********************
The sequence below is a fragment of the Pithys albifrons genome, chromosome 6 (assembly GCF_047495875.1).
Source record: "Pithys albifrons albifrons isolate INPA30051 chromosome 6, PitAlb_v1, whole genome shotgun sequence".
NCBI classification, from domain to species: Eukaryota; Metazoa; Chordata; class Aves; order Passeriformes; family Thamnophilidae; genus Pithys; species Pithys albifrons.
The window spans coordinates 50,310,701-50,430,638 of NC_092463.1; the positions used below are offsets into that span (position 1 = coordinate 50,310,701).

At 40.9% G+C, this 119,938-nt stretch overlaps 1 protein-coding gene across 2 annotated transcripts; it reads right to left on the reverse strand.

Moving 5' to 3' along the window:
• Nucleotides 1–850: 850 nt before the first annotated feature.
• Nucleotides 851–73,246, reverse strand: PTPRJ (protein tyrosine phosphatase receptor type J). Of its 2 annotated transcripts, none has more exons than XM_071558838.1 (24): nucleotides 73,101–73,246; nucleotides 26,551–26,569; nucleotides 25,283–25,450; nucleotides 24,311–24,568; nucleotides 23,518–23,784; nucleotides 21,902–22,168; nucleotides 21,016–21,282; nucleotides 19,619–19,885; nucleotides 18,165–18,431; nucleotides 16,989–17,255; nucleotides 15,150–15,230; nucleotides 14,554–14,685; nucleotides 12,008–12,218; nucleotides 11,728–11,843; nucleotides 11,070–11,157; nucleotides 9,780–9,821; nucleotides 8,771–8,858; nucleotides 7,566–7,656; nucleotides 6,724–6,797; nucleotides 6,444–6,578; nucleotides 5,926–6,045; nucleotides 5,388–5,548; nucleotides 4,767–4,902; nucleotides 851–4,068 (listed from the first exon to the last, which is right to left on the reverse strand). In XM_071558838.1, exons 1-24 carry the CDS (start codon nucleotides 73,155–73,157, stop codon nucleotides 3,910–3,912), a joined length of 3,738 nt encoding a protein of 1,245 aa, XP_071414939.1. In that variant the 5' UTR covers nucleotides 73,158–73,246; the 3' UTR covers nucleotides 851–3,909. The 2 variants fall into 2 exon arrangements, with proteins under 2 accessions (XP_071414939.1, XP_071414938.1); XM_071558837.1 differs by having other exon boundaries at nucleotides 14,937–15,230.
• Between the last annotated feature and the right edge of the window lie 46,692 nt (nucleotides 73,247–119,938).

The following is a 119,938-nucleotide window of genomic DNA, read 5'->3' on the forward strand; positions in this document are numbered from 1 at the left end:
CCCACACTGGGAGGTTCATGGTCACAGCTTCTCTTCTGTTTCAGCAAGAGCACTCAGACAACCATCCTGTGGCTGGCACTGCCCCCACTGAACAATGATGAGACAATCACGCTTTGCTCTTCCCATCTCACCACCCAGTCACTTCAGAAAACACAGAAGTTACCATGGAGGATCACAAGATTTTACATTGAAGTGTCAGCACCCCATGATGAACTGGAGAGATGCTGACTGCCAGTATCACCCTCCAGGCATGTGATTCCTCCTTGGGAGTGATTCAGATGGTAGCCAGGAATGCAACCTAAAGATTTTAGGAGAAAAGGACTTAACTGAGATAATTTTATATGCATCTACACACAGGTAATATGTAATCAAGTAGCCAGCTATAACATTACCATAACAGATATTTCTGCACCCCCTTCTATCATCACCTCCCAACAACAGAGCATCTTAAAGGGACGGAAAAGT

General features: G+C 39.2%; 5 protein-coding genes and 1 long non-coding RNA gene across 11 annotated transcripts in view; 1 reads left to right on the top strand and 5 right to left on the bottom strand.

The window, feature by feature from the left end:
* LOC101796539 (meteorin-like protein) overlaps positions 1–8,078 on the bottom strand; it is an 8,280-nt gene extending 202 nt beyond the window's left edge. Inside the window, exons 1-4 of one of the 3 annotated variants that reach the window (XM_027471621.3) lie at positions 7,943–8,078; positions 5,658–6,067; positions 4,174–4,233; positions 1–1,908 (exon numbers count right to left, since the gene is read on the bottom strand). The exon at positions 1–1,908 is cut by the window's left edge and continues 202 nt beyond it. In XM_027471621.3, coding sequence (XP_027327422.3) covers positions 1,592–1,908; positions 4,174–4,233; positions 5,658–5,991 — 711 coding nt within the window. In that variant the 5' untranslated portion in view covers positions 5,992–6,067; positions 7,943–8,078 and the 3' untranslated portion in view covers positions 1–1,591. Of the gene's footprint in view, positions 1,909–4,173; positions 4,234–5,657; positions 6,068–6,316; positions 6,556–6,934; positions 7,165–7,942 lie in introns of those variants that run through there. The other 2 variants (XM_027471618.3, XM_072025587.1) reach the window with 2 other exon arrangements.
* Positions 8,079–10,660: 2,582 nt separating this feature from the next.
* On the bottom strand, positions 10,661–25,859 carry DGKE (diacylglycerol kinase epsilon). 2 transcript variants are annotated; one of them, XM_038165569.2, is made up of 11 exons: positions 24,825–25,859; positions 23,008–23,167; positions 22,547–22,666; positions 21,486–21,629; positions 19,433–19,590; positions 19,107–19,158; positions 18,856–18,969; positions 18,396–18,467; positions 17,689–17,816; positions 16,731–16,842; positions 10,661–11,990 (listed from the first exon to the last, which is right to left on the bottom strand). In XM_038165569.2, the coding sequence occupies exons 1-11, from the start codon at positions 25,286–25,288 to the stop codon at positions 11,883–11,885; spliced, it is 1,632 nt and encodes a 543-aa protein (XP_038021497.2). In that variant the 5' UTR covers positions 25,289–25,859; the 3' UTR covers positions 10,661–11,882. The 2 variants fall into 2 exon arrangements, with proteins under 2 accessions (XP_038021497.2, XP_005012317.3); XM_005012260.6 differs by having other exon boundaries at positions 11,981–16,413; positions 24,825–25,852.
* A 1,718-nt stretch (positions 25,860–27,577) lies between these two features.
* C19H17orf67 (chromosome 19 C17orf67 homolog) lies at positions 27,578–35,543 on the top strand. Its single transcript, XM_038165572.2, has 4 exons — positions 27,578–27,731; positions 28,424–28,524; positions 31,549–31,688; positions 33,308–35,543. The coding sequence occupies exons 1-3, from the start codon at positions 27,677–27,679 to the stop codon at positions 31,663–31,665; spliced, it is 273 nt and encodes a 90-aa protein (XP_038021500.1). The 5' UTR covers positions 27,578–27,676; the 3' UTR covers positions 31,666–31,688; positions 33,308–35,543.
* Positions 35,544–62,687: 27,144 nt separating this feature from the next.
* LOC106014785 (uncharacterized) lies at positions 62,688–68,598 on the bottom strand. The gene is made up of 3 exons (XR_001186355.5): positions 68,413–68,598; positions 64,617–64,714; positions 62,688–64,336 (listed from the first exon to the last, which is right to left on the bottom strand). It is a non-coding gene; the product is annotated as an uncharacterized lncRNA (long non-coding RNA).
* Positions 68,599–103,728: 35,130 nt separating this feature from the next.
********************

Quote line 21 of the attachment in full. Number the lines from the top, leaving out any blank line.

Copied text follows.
* Positions 68,599–103,728: 35,130 nt separating this feature from the next.